Let’s talk about mental health: an interview with Jo from SANE

7 MIN READ | by Maja Bayyoud on May 20, 2020
7 MIN READ | by Maja Bayyoud on May 20, 2020

We’ve partnered with London-based mental health charity SANE to donate 10% of every order from the Charlotte Garnett x Motley collection to support their vital work. Orders from the collection have raised an amazing £2,200 so far, supporting SANE at a time when mental health is more important than ever. We asked Jo Christophi from SANE some questions about their inspiring programmes, beating the lockdown blues and coping with stress or anxiety. 

 Tell us a bit about SANE’s main areas of work. 

SANE is a leading UK mental health charity set up in 1986 to improve the quality of life for anyone affected by mental illness.  It aims to raise awareness and understanding of all mental health conditions; fight to improve frontline mental health services for individuals and carers; promote and host research into the causes and more effective treatments for mental illness at its flagship Prince of Wales International Centre for SANE Research and provide support, information and guidance through its helpline SANEline, Caller Care service, Textcare and Online Forum.

It’s an amazing place to work too! I’m very grateful to be surrounded by wonderful people who are so passionate about mental health and want to make a real difference. 

SANE’s Creative Awards Scheme brings to light how artistic expression can be instrumental to mental health. Do you think we need to carve out more space for creative expression?

The overwhelming response to the first round of our Creative Awards Scheme showed what a thirst there is for a means of fulfilling creative potential. Our scheme encourages people to translate their experience into creative expression, and we have been incredibly moved by both the talent and stories that people have shared. Because of its importance for mental health, opportunities should be provided for creative expression of all kinds, through such initiatives as the government’s social prescribing scheme.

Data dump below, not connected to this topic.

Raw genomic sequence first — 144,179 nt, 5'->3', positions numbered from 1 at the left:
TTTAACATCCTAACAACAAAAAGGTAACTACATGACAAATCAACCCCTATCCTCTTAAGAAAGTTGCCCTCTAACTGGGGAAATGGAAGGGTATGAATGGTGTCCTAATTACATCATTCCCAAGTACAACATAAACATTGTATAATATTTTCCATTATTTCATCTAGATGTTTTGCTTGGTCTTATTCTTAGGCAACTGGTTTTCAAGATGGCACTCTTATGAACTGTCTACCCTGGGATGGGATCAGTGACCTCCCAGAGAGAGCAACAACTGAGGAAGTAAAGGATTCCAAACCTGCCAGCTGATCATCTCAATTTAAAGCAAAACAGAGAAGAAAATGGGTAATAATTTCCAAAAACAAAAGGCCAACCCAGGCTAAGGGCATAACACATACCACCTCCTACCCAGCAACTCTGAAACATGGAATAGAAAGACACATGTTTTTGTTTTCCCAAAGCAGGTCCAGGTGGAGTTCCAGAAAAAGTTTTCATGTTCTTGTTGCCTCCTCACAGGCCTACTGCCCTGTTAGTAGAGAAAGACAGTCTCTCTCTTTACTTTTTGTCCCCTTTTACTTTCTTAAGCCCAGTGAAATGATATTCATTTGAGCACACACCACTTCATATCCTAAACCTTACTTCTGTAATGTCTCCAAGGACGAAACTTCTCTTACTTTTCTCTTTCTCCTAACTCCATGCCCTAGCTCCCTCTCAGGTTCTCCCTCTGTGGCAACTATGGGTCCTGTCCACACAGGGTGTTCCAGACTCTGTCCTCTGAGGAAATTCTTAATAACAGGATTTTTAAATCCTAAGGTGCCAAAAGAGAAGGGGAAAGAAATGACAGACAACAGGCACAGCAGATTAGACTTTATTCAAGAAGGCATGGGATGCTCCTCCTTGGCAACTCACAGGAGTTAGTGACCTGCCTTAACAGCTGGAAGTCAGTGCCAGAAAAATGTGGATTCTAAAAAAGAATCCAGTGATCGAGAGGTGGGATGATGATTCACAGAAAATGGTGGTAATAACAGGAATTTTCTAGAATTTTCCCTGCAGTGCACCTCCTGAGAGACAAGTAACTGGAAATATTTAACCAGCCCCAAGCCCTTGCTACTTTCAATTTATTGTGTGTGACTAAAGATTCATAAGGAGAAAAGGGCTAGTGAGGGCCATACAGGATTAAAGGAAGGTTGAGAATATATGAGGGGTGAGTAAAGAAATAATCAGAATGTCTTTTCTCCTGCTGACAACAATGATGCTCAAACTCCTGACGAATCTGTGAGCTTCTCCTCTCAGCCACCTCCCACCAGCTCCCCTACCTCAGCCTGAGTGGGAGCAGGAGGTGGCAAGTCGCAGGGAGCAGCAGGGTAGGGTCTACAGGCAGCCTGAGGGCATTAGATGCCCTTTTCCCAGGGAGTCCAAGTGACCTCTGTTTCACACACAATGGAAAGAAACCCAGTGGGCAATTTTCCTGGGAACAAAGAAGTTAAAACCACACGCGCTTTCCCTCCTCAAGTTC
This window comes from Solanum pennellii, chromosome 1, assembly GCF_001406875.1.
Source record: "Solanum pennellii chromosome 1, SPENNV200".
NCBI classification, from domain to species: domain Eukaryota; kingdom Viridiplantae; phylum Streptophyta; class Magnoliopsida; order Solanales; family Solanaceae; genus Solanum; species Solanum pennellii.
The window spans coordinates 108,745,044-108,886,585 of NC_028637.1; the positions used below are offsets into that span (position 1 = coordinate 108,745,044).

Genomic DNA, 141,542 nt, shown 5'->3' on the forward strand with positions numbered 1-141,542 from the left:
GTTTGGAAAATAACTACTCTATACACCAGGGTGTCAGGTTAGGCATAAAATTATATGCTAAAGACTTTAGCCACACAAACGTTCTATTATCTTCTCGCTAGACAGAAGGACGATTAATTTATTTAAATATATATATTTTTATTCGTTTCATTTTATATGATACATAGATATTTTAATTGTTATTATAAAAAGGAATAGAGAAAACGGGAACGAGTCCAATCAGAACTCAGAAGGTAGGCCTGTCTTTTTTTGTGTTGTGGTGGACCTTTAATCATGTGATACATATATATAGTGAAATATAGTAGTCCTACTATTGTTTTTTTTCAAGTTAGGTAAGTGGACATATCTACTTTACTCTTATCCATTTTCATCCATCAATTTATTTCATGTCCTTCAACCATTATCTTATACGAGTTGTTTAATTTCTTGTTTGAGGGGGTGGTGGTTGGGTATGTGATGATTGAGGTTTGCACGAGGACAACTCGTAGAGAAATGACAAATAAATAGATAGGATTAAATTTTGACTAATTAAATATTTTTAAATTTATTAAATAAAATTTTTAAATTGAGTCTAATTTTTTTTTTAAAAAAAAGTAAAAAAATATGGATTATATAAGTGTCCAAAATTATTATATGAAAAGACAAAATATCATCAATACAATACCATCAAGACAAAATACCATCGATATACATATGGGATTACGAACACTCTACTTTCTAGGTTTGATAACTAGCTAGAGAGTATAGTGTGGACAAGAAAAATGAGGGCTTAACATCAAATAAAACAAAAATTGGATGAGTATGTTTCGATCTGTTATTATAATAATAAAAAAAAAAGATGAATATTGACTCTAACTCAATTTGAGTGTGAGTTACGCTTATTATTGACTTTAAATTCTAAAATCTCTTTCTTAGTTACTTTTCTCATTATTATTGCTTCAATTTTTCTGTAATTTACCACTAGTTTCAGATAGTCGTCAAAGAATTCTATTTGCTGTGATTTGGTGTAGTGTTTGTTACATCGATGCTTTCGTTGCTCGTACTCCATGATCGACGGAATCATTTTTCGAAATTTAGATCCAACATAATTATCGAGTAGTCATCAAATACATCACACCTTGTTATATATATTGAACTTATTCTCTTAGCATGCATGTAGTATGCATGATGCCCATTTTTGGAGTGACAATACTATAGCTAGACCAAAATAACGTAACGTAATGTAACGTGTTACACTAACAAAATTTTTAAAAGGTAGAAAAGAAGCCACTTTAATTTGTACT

Charlotte’s collection for Motley draws on her own struggles with mental health, and it’s resonated with hundreds for that reason. What role does sharing personal perspectives and experiences play in raising awareness of mental health difficulties? 

The candour with which so many people in the public eye have spoken about their own mental health struggles in recent years has certainly improved public understanding and helped to reduce the stigma that so many people with mental illness battle with. 

Understanding that you are not alone and that others have been through similar experiences can be enormously helpful for people trying to plot their route back to recovery. But we should remember that the decision about what to disclose and to whom is entirely up to the individual. 

Can you tell us about SANE’s Black Dog Campaign? 

The Black Dog has been used from classical mythology through medieval folklore to modern times as a universal metaphor for depression. Sir Winston Churchill famously used it to describe his darker moods. It forms the basis for our campaign to raise awareness of depression and other mental illnesses, and encourage people to seek help.

The campaign aims to help people to find a more accessible language to describe invisible feelings of anxiety, loneliness or despair, which they may be fearful or embarrassed to express.

Our imposing Black Dog statues are placed in business foyers, public parks, hospitals and shopping centres throughout the UK. The pack of working dogs have journeyed many thousands of miles, and they have proven to be particularly popular during tours of schools and universities. You can see some of the statues here www.sane.org.uk/what_we_do/black_dog/